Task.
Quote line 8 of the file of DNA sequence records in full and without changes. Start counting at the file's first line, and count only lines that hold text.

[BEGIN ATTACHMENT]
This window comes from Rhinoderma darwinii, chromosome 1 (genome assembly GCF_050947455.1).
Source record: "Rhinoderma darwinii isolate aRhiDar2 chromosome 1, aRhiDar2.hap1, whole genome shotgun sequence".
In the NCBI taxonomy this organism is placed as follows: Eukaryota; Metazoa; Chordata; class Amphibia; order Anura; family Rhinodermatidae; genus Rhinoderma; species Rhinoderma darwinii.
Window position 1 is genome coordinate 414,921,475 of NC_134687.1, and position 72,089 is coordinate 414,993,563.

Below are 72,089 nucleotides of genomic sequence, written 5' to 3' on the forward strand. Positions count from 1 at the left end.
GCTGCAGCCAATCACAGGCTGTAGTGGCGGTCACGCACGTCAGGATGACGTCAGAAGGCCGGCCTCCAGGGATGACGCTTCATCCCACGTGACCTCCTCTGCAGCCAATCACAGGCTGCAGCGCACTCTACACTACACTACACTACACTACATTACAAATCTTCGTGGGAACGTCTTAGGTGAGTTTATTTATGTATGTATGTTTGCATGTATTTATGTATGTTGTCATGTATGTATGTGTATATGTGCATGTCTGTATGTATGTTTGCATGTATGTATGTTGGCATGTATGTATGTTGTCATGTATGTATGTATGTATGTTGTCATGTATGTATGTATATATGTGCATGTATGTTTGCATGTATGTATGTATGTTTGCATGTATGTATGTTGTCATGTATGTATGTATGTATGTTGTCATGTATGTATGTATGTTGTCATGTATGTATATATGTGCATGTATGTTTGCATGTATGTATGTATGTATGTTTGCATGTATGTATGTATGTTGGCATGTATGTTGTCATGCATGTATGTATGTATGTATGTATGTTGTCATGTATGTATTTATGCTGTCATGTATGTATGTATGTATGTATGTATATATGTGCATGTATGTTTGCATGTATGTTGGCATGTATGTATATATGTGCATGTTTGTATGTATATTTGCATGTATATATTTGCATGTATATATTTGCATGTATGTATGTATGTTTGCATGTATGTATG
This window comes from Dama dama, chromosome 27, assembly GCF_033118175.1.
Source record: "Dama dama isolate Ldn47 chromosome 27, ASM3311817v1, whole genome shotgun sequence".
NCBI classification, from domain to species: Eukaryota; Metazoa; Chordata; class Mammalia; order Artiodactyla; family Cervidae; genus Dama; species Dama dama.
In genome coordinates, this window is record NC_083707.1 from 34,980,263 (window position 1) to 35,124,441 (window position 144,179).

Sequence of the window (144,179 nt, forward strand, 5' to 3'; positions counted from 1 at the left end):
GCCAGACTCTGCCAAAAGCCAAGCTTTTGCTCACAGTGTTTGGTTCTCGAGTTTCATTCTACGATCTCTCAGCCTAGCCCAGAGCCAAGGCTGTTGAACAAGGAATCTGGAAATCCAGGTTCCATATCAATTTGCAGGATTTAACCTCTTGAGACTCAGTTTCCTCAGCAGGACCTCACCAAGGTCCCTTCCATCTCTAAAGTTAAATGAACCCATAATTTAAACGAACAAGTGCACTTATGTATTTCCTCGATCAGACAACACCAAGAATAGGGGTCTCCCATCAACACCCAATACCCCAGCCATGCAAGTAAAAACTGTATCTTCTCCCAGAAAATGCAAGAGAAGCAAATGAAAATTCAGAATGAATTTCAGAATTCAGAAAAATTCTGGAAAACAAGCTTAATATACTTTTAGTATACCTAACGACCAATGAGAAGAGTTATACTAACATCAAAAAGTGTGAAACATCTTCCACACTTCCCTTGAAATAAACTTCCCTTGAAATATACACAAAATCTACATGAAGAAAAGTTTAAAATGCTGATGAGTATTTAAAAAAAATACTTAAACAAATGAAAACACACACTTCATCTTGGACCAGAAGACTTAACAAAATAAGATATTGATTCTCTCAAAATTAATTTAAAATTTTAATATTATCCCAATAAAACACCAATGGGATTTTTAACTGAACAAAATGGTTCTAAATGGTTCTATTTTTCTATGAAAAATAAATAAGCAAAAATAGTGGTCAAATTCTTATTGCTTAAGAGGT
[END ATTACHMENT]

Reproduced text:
Source record: "Dama dama isolate Ldn47 chromosome 27, ASM3311817v1, whole genome shotgun sequence".